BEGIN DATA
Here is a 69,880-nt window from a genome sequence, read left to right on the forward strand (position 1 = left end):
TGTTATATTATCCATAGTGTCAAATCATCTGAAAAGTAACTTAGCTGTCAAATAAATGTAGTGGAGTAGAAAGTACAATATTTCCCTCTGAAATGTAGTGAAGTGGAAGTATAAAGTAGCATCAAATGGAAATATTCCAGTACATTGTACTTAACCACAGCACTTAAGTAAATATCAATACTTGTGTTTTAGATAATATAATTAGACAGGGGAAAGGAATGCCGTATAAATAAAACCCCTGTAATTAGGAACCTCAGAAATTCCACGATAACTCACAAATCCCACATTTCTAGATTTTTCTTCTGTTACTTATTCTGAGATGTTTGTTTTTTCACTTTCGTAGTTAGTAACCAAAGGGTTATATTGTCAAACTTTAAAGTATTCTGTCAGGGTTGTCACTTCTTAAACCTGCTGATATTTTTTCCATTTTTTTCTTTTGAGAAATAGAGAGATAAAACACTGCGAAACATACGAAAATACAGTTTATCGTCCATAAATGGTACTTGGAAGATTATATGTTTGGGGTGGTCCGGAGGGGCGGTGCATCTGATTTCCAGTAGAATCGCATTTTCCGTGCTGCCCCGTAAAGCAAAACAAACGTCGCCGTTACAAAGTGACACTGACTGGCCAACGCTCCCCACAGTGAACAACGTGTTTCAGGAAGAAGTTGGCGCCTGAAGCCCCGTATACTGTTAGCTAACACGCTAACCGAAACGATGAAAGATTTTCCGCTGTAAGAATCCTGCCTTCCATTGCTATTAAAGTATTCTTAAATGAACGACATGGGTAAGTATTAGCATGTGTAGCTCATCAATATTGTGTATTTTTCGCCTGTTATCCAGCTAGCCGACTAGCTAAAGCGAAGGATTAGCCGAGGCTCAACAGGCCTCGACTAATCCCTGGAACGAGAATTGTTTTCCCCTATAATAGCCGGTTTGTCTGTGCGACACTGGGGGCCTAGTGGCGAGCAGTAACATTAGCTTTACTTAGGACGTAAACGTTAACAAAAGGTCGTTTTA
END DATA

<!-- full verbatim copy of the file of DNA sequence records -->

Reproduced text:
Here is a 69,880-nt window from a genome sequence, read left to right on the forward strand (position 1 = left end):
TGTTATATTATCCATAGTGTCAAATCATCTGAAAAGTAACTTAGCTGTCAAATAAATGTAGTGGAGTAGAAAGTACAATATTTCCCTCTGAAATGTAGTGAAGTGGAAGTATAAAGTAGCATCAAATGGAAATATTCCAGTACATTGTACTTAACCACAGCACTTAAGTAAATATCAATACTTGTGTTTTAGATAATATAATTAGACAGGGGAAAGGAATGCCGTATAAATAAAACCCCTGTAATTAGGAACCTCAGAAATTCCACGATAACTCACAAATCCCACATTTCTAGATTTTTCTTCTGTTACTTATTCTGAGATGTTTGTTTTTTCACTTTCGTAGTTAGTAACCAAAGGGTTATATTGTCAAACTTTAAAGTATTCTGTCAGGGTTGTCACTTCTTAAACCTGCTGATATTTTTTCCATTTTTTTCTTTTGAGAAATAGAGAGATAAAACACTGCGAAACATACGAAAATACAGTTTATCGTCCATAAATGGTACTTGGAAGATTATATGTTTGGGGTGGTCCGGAGGGGCGGTGCATCTGATTTCCAGTAGAATCGCATTTTCCGTGCTGCCCCGTAAAGCAAAACAAACGTCGCCGTTACAAAGTGACACTGACTGGCCAACGCTCCCCACAGTGAACAACGTGTTTCAGGAAGAAGTTGGCGCCTGAAGCCCCGTATACTGTTAGCTAACACGCTAACCGAAACGATGAAAGATTTTCCGCTGTAAGAATCCTGCCTTCCATTGCTATTAAAGTATTCTTAAATGAACGACATGGGTAAGTATTAGCATGTGTAGCTCATCAATATTGTGTATTTTTCGCCTGTTATCCAGCTAGCCGACTAGCTAAAGCGAAGGATTAGCCGAGGCTCAACAGGCCTCGACTAATCCCTGGAACGAGAATTGTTTTCCCCTATAATAGCCGGTTTGTCTGTGCGACACTGGGGGCCTAGTGGCGAGCAGTAACATTAGCTTTACTTAGGACGTAAACGTTAACAAAAGGTCGTTTTA